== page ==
More snow, below-zero wind chills expected this week

The Wednesday, Dec. 23, blizzard that dumped inches of snow in the Brainerd lakes area will be followed with more snowfall later this week but nowhere nearly as severe.

A snowmobiler looks both ways before crossing the road Friday, Dec. 25, in Brainerd. Kelly Humphrey / Brainerd Dispatch

Brainerd lakes area residents can expect more snowfall this week but nothing like last week’s blizzard that howled through the area.

Dangerous wind chills are expected to accompany the additional accumulation, according to Kevin Huyck, a meteorologist at the National Weather Service in Duluth.

“We haven’t had any reports of snow amounts from the Brainerd area as of today yet, so I can’t say how much has fallen there,” Huyck said Sunday afternoon, Dec. 27. “But as far as wind chills tonight (Sunday), probably around minus 3 to minus 8 for the coldest wind chills overnight.”


Temperatures reached a high of 18 degrees Sunday but felt like 8 degrees, keeping in line with the highs expected for much of the week only in the teens. Wednesday may be the warmest day of the week, achieving a high of 20 degrees. New Year’s Eve calls for a high near 17 degrees, with an overnight low of 2 degrees and a south wind around 5 mph. The first weekend of 2021 appears poised to usher in warmer temperatures, with a high near 27 predicted for Sunday, Jan. 3.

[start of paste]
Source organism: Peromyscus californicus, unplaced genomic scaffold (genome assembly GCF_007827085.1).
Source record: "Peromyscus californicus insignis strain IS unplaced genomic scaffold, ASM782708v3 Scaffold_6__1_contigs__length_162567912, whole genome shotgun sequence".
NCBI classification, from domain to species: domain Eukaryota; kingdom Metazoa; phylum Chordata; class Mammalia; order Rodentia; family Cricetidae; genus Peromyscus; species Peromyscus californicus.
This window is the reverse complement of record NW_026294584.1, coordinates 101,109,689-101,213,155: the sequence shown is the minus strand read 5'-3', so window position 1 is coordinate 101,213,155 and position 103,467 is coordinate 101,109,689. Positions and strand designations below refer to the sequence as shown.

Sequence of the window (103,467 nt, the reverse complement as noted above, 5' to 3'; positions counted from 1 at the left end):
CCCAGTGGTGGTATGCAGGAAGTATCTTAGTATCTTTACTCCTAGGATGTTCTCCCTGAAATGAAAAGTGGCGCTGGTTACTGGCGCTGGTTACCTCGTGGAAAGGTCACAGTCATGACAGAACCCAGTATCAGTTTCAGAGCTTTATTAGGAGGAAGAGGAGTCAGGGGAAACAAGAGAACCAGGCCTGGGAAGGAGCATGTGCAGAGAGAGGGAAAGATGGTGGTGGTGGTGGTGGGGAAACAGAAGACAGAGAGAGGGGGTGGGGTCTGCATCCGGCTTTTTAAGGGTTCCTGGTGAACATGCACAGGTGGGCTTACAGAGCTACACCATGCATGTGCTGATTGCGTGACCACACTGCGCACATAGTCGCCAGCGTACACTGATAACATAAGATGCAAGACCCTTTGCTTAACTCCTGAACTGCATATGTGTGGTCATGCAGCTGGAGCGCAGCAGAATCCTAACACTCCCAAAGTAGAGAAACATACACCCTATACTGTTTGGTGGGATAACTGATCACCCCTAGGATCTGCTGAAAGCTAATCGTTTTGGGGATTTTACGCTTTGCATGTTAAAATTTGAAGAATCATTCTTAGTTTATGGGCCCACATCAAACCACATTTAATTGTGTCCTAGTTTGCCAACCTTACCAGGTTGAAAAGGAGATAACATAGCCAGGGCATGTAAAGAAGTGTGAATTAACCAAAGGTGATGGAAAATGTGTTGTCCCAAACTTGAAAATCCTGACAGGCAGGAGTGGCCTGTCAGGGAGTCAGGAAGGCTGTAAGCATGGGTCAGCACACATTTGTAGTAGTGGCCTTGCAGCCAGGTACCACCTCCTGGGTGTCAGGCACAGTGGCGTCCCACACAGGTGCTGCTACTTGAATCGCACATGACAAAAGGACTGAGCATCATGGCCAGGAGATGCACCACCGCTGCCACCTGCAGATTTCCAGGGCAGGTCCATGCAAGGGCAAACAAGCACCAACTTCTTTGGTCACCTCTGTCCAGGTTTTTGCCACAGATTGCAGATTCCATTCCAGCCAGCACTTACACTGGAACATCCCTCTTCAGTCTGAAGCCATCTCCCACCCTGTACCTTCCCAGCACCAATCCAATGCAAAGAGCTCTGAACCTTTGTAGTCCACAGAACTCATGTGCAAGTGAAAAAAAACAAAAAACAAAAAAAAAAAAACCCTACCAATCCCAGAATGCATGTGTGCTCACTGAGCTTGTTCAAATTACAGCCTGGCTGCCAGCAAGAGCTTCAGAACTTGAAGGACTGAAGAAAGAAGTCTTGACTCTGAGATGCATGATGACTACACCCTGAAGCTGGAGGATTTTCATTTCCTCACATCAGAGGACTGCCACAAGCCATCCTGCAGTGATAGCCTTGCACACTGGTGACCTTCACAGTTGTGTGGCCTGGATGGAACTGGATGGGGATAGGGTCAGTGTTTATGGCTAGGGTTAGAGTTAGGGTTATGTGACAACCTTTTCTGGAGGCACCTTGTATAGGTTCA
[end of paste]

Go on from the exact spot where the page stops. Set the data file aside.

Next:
“The temperatures tomorrow look like they’ll be a little bit on the chilly side as well with highs reaching probably into the low to middle teens expected,” Huyck said Sunday. “It’s a little colder than what we would normally expect.”

Accumulating snow expected over the Northland Tuesday afternoon through late Wednesday morning and early Wednesday afternoon, according to the National Weather Service in Duluth.

Huyck said a cold front was headed toward the area on the backside of Sunday’s snowfall, along with more snow early this week.

“Looks like we’ll see another round of some accumulating snow probably in the Tuesday afternoon through Wednesday morning time period, at least as far as now is concerned, looking at probably around 2 to 5 inches of accumulation in the Brainerd vicinity,” Huyck said.

With potentially slippery roads and dangerous cold, Huyck advised Minnesotans to be prepared for winter survival.

“Make sure that if you’re out traveling in the winter months, you’ve got a survival kit in your car with some drinking water, candles, some kind of food in there, a brightly colored cloth to attach to the exterior of your vehicle if you get stuck so other people will notice you,” Huyck said.


In a wind chill of minus 17 degrees, frostbite can occur on exposed skin in less than 30 minutes, according to the Mayo Clinic.

“Just remember to bundle up when heading outside. Cover your head and hands, dress in layers. That way if you find yourself warm, you can shed a layer. It’s important to make sure that you don’t sweat too much when you’re outside in the winter months because that sweat can lead to hypothermia,” Huyck said.

FRANK LEE may be reached at 218-855-5863 or at . Follow him on Twitter at .

I cover the community of Wadena, Minn., and write features stories for the Wadena Pioneer Journal. The weekly newspaper is owned by Forum Communications Co.
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